Welcome to Code Camp! I’ve been deep into coding this week with multiple assignments due and classes that have so much content to digest I can barely keep up. I think out of all my classes, my Programming Languages class with Venkat Subramaniam has been the most informative and interesting.
I think the biggest thing I’ve learned thus far in the class is how similar languages really are. It’s so much fun to pick up a language like Java (which I’m quite familiar with) program an easy to grasp example, then turn around and program that same example on Scala and Groovy which are both on top of the JVM. Though Scala and Groovy hail from Java-land, they are so different in both implementation and syntax.
After school is finished, I want to hit the books I’ve got on my Programming Book Wishlist hard. I’ve been playing with the idea of having a Read/Work-Along on some of the books I’ve been recommended across my career as a student. Here are a list of some of the books I have on my book shelf, waiting to be read and worked through:
- The Pragmatic Programmer: From Journeyman to Master
- Programming Ruby 1.9 (3rd edition): The Pragmatic Programmers’ Guide
- Objective-C Programming: The Big Nerd Ranch Guide
- IOS Programming: The Big Nerd Ranch Guide
- Seven Languages in Seven Weeks: A Pragmatic Guide to Learning Programming Languages
- Code Complete
If you have any suggestions or thoughts on the matter, feel free to leave a comment or send an email to firstname.lastname@example.org
As you may have noticed, Crafting Night Tuesday was cancelled this week on the blog. School just started last week, and I’m still trying to get a handle on my new schedule (aka no real crafting was done). Crafting Night will be back next week with an update on how I fit crafting into my busy schedule (as well as some pictures on what I’m working on).
Today I’d like to talk about some of the online video resources I use to get up to speed quickly on topics I may not be familiar with, or know very well. These resources are (in my opinion) no replacement for buying a good book and learning a language or concept top to bottom, but they will provide you with enough information to get you interested and speaking intelligently on the subjects they cover. I’ll only be talking about video based learning materials today, but you can expect future posts on text-based materials.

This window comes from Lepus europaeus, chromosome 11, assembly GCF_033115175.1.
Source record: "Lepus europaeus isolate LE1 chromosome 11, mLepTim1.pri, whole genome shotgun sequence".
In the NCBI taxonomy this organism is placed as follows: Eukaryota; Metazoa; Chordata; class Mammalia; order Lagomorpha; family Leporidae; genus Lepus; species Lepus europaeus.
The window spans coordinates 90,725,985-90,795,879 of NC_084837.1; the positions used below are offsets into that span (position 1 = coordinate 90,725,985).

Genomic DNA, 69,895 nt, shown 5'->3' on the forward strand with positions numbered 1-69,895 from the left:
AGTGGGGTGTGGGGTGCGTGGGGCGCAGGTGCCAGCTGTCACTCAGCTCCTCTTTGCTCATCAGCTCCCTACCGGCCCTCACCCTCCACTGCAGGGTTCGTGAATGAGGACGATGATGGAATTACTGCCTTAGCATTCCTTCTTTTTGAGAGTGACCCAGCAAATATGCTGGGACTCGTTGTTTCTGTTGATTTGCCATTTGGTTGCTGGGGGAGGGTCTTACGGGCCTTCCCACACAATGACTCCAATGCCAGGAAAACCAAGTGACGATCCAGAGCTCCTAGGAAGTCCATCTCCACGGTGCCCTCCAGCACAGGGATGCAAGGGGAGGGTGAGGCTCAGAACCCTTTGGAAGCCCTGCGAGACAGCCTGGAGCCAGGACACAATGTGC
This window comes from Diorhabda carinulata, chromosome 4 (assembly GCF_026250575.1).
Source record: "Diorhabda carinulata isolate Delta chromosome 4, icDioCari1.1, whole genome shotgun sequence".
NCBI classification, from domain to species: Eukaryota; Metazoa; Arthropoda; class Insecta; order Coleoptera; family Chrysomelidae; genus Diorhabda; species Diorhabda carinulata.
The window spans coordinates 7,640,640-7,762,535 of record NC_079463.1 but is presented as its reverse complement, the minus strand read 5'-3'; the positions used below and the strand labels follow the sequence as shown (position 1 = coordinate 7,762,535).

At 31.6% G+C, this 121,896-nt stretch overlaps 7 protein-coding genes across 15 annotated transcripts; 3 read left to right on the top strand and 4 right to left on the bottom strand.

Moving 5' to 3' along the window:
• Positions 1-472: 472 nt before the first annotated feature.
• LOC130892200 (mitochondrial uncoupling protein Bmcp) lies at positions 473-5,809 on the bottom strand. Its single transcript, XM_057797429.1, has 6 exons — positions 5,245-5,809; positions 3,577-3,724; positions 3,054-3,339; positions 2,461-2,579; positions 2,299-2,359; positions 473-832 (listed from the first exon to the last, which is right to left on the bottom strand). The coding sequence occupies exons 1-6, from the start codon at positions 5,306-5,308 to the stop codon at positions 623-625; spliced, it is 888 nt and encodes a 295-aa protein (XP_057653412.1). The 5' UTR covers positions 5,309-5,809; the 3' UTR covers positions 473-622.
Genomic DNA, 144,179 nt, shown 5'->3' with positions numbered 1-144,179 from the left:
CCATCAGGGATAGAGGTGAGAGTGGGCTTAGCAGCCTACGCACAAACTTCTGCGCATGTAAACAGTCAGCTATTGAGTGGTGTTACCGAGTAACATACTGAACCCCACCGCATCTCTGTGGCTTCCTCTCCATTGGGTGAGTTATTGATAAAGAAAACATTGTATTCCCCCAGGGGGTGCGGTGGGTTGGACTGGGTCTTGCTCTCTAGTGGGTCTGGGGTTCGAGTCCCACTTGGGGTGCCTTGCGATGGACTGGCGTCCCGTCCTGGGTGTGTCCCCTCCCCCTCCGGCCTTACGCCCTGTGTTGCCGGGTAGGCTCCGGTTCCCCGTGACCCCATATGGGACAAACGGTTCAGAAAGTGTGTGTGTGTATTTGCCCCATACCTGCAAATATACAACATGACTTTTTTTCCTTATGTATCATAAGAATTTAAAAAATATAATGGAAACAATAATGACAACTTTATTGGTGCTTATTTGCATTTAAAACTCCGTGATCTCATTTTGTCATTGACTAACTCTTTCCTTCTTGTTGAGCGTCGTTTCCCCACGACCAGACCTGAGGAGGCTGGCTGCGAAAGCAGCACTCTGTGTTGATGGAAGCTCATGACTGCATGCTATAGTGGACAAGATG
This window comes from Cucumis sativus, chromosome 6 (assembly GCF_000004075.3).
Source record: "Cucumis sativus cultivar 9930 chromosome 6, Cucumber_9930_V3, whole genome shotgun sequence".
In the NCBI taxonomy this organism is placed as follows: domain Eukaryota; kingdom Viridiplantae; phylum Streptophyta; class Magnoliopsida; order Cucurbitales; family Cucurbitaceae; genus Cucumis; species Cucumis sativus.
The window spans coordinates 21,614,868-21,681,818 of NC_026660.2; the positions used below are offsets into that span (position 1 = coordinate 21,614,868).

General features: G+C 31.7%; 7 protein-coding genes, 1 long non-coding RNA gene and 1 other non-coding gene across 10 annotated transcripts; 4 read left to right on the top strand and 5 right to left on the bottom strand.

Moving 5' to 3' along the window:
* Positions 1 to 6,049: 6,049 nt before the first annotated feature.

My first experience with online video based learning was through Code School. I was lucky enough to win a free gift card to Code School last year during Houston Techfest. Code School focuses mainly on web-based development, but also has some great courses on Ruby and Git. The courses heavily subscribe to game theory. You watch a short lecture, complete some tasks implementing what was talked about in the lecture, then get a badge. At the end of each course, you get some prizes (including a $5 credit towards your next month’s bill). This is still my go-to resource if I want a crash course in anything web-based. Code School allows me to get a taste of a language or concept and provides resources for further learning. At $25 (really $20 as long as you finish a class a month) a month it is a little steep, but I don’t see myself unsubscribing anytime soon.
This is a new screencast that I just recently started watching and have subscribed to. NSScreencast is a series of videos made by Ben Scheirman giving 10-20 minute talks over pertinent topics within the iOS and Rails world. My first introduction to Ben as a speaker was at Houston Techfest last year. It was at his lecture that I was inspired to go out and learn Rails. Through NSScreencast Ben provides a fast-paced informative talk that you can watch once week. I’m still going through the archives, but I’d highly recommend going to the website and viewing some of the free videos. If it’s something you are interested in, subscribe for $9 a month.
From what I understand, RailsCasts is the epitome of Ruby on Rails screencasts. I was rewarded by Code School with a free month to RailsCasts and I continued my membership so that I could have the access to all the content available. Ryan Bates does an amazing job at offering short videos with lots of information. There is a large archive covering various topics within the Rails world. Just like NSScreencast Ryan provides free videos to check out, and for some this will be all you need. If you are interested, a membership will only set you back $9 a month.
These are my current top three resources. As you can see, most of these are iOS based or Ruby/Rails based, but that’s not because I define myself as an iOS or Ruby developer (or at least not yet). I’d love to hear from you, what video based resources do you use to learn languages or development concepts?